Here are the things I do.

Take time off work/study as soon as possible

It’s really easy to throw yourself into your daily tasks and delay the inevitable. It’s like deferring a cold with decongestants. You can look after everyone else but yourself, you can schedule unnecessary meetings and write your essay four weeks before it’s due, but once you run out of things to do, and probably when you least expect it, it’ll hit you. Stuck in rush hour traffic, you’ll cry uncontrollably. Halfway through a netball game you’ll get the shakes and have to sit down.

Even a day, hell, even an afternoon off from your usual grind will give you a chance to acclimatise just a little.

Be angry

You’re allowed to. You’re entitled to. I do this in the shower, because I’m less likely to break things. Also, I sing in the shower, and that’s really cathartic. Singing angry girl music or metal or whatever gets it out. Trying to not be angry (probably out of guilt) leaves you with a big lump in your throat. When I get out of the shower, I’m a little more balanced.

Go through your photos or scrapbooks

…Whatever you have. Find pictures and songs and things that your friend gave you, or that you shared, or that remind you of that person. Have another cry.

Think hard about the family

This is the one that helps me most. Call the family. See if you can do anything. Drive the kids to school or back. Drop their library books or DVDs back. Anything. Maybe take them a few of those photos you found.

Take time out to be quiet

Nerves fray when we try too hard to make conversation. Or worse, to be practical. It’s perfectly possible to want to wound your sister when she says, “I think we should ask people to make donations to the hospice instead of sending flowers” at the wrong time. Have a cup of tea, and sit for a while. Hell, cry some more.

By the same token, talk about it

You’re not the only person struggling to deal with loss. Confide in your loved ones. That’s why they’re loved, y’know? Because they stand by you through everything, and hold your hand when you’re blind with tears.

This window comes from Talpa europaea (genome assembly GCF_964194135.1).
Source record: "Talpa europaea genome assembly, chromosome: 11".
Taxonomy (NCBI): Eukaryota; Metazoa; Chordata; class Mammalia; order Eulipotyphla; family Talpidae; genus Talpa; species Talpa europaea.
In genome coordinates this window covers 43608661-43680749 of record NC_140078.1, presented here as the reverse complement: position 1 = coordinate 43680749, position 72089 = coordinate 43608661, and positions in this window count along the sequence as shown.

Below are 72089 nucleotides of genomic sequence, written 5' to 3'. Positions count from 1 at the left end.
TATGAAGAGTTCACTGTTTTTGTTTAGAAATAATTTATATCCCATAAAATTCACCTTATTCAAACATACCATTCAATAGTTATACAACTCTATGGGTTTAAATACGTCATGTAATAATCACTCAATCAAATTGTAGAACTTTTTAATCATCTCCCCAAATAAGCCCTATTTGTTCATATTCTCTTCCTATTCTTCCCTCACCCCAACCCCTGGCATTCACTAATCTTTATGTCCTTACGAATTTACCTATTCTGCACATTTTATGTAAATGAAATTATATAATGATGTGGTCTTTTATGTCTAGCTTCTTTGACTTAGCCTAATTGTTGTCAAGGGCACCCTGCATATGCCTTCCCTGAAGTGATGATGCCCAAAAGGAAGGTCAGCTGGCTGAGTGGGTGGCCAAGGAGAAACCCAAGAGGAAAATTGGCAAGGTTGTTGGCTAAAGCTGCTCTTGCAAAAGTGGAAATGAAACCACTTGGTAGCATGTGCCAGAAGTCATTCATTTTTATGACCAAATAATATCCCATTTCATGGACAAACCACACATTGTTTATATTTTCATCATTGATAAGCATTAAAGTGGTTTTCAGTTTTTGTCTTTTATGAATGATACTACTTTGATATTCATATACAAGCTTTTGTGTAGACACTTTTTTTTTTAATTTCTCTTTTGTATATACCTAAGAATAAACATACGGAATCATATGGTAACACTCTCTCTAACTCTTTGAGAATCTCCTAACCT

Look at the things in your own life that are beautiful

Maybe that person has left the building, but you haven’t. They haven’t reached their dreams… maybe you can. Hug your mother. Tease your brother. Eat a nectarine. Visit a cat refuge and get covered in kittens. Go to a gallery and see the good and the beauty that the world inspires. Be inspired yourself.

I think the biggest thing for me is also the hardest one — it’s like when your folks try to accept the tattoos even though they don’t understand. There is a point where you accept that someone will no longer be a part of your life, and you will not understand it. Ever, probably. And it’s like having a friend just walk away and never talk to you again. But you will accept it, and knowing that you will reach that point where it hurts less, helps you to eventually reach that point.”

Sophie is great. Thank you so much, honey.

To anyone who has recently lost a friend or family member to suicide, please know that the pain lessens & becomes easier to deal with. You have more support than you think. Don’t be afraid to reach out to people & talk about what you’re going through. Do your best to honour their life, cherish the good times, & look after yourself.

Note: Obviously suicide is a difficult subject to discuss. It’s so personal & scary that talking about it hurts. While it is normal to feel a mixture of emotions toward people who end their lives, out of respect for people who are dealing with this right now, please keep your comments as constructive & positive as possible. Thank you.